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13th February 1919
Page 14
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Page 14, 13th February 1919 — THE RAILWAY OCTOPUS.
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Which of the following most accurately describes the problem?

Can Road Transport Escape from its Grip ?

ARECENT CONTRIBUTION of mine on "The Government Transport Department" was Written before the definite intentions of the Government with respect to any such Department had been publicly announced. It is now possible to pro

ceed with our study of the subject and with our en

deavour to assess the position in the light of somewhat fuller knowledge, though even now this know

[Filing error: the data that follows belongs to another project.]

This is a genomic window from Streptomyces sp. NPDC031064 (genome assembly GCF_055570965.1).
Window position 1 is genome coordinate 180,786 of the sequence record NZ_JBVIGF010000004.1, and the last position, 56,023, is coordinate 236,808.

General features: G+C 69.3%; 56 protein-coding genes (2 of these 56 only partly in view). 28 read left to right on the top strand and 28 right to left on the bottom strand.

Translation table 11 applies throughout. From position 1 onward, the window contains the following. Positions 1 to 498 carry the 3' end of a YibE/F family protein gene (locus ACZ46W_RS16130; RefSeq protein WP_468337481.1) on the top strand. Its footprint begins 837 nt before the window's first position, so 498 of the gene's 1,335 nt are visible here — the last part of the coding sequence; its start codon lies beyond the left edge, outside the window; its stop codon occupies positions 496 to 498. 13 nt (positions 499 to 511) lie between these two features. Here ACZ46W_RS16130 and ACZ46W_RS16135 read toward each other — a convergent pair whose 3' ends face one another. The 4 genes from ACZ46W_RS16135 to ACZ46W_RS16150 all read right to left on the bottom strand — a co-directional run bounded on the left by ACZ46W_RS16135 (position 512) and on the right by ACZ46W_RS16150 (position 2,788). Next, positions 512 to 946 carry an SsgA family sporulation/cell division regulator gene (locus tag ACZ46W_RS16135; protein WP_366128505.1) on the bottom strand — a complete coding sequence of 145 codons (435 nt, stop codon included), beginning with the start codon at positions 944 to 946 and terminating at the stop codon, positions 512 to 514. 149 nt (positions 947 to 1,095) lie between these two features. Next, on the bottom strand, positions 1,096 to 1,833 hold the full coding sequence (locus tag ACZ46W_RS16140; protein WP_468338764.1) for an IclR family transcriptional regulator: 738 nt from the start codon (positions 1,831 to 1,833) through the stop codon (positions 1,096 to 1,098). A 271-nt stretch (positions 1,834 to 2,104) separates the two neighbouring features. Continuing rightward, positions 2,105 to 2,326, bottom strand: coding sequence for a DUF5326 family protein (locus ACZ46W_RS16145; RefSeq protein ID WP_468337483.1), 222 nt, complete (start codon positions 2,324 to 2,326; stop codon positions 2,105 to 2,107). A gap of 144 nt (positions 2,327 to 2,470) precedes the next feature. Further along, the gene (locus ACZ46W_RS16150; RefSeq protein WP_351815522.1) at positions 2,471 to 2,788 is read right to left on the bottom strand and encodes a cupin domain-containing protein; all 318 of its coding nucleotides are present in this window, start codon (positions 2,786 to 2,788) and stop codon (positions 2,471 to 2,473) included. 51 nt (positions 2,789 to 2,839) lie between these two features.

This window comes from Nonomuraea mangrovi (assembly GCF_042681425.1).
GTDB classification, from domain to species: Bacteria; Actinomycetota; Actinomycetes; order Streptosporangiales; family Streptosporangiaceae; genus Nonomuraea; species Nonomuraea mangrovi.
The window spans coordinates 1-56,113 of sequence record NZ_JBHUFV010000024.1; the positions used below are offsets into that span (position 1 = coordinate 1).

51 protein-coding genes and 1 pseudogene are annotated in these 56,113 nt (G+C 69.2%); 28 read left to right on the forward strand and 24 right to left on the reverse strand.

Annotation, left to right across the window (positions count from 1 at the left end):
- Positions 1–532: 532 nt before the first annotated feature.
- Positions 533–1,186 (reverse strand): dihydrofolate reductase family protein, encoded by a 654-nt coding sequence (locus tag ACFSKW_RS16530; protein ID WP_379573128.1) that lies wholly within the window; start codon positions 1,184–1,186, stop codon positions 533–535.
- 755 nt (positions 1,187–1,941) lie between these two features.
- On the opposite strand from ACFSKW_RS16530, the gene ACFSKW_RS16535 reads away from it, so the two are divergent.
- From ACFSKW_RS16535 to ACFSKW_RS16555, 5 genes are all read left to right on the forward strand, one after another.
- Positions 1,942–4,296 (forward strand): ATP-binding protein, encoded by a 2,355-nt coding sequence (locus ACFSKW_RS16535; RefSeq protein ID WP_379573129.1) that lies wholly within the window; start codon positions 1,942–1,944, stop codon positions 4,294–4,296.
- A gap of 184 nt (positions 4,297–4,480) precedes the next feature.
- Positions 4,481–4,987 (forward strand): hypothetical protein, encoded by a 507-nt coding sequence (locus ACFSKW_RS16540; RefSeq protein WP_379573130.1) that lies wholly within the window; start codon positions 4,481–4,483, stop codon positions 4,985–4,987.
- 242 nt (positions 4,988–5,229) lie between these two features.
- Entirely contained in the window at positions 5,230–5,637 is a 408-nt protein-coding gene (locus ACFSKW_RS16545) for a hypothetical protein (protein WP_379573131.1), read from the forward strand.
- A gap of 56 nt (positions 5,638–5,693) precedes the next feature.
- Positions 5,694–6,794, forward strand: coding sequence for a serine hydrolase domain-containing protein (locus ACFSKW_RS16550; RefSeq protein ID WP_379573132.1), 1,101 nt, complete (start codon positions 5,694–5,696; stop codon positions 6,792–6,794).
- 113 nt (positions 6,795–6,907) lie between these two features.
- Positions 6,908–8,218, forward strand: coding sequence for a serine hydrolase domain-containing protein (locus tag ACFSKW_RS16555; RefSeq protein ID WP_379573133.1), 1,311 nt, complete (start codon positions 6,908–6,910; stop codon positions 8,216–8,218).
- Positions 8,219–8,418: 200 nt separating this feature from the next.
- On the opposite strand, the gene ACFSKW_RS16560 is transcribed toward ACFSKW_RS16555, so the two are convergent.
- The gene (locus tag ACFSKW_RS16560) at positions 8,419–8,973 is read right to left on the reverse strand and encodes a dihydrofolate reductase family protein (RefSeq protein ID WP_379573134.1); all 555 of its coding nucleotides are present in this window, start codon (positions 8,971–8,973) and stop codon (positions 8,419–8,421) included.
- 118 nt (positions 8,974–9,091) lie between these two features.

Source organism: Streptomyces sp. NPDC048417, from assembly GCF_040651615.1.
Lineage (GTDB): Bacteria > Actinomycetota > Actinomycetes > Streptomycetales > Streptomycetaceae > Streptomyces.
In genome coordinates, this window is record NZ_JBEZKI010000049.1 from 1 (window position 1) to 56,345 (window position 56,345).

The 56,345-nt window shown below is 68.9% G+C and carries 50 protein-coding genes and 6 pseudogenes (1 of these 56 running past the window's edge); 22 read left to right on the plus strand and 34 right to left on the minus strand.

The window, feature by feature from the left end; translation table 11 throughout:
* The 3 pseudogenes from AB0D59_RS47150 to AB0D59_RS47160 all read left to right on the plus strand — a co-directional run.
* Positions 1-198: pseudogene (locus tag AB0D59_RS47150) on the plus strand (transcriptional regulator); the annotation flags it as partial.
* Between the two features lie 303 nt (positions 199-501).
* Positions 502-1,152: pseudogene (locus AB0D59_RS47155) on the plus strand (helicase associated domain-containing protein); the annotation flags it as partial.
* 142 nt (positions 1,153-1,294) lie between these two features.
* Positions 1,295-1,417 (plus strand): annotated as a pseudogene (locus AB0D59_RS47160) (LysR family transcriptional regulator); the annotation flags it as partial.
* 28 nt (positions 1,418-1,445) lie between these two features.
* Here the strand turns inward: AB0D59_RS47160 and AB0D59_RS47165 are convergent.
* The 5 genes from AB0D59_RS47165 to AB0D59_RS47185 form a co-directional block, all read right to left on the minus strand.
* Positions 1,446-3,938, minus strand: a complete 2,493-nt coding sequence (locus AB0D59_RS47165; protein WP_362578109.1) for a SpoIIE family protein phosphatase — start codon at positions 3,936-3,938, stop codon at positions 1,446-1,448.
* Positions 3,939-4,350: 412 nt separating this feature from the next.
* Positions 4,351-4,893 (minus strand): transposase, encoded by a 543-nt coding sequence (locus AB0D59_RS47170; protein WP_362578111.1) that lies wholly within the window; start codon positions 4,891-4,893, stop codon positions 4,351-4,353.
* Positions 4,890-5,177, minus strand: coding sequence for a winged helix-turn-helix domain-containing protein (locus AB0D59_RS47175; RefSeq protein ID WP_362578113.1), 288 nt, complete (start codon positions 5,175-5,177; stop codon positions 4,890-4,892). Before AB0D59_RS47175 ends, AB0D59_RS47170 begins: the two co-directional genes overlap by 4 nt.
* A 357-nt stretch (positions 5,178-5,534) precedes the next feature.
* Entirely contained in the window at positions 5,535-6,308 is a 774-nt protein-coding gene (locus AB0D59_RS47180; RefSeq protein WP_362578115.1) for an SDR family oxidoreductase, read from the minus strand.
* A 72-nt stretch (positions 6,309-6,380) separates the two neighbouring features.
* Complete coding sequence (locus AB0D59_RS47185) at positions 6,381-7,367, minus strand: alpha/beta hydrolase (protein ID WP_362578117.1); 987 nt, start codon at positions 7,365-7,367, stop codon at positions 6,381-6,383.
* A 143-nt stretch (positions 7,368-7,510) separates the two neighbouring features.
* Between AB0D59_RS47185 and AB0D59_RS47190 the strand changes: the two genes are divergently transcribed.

ledge is necessarily and, perhaps, fortunately, in complete. What. we do know is that the GO ernment is firmly. pledged to the formation of a Department of Ways and Communications,'that the post of Minister is possibly reserved fof Sir Eric Geddes, and that Sir Eric Geddes is drafting a Bill: under which the Department will be -constituted, witless, in fact, he has already done so.

I have been told morethan once that.railway men, generally,have not an extremely high opinion of the

outstanding ability of Sir Eric Geddes, though they

all admit that he has plenty of push. and a firm determination which has helped him on his way to the

top. it is also generally agreed that he is not the

type of man to allow anyt\hing removable to stand in the way of the importance of his Position. The more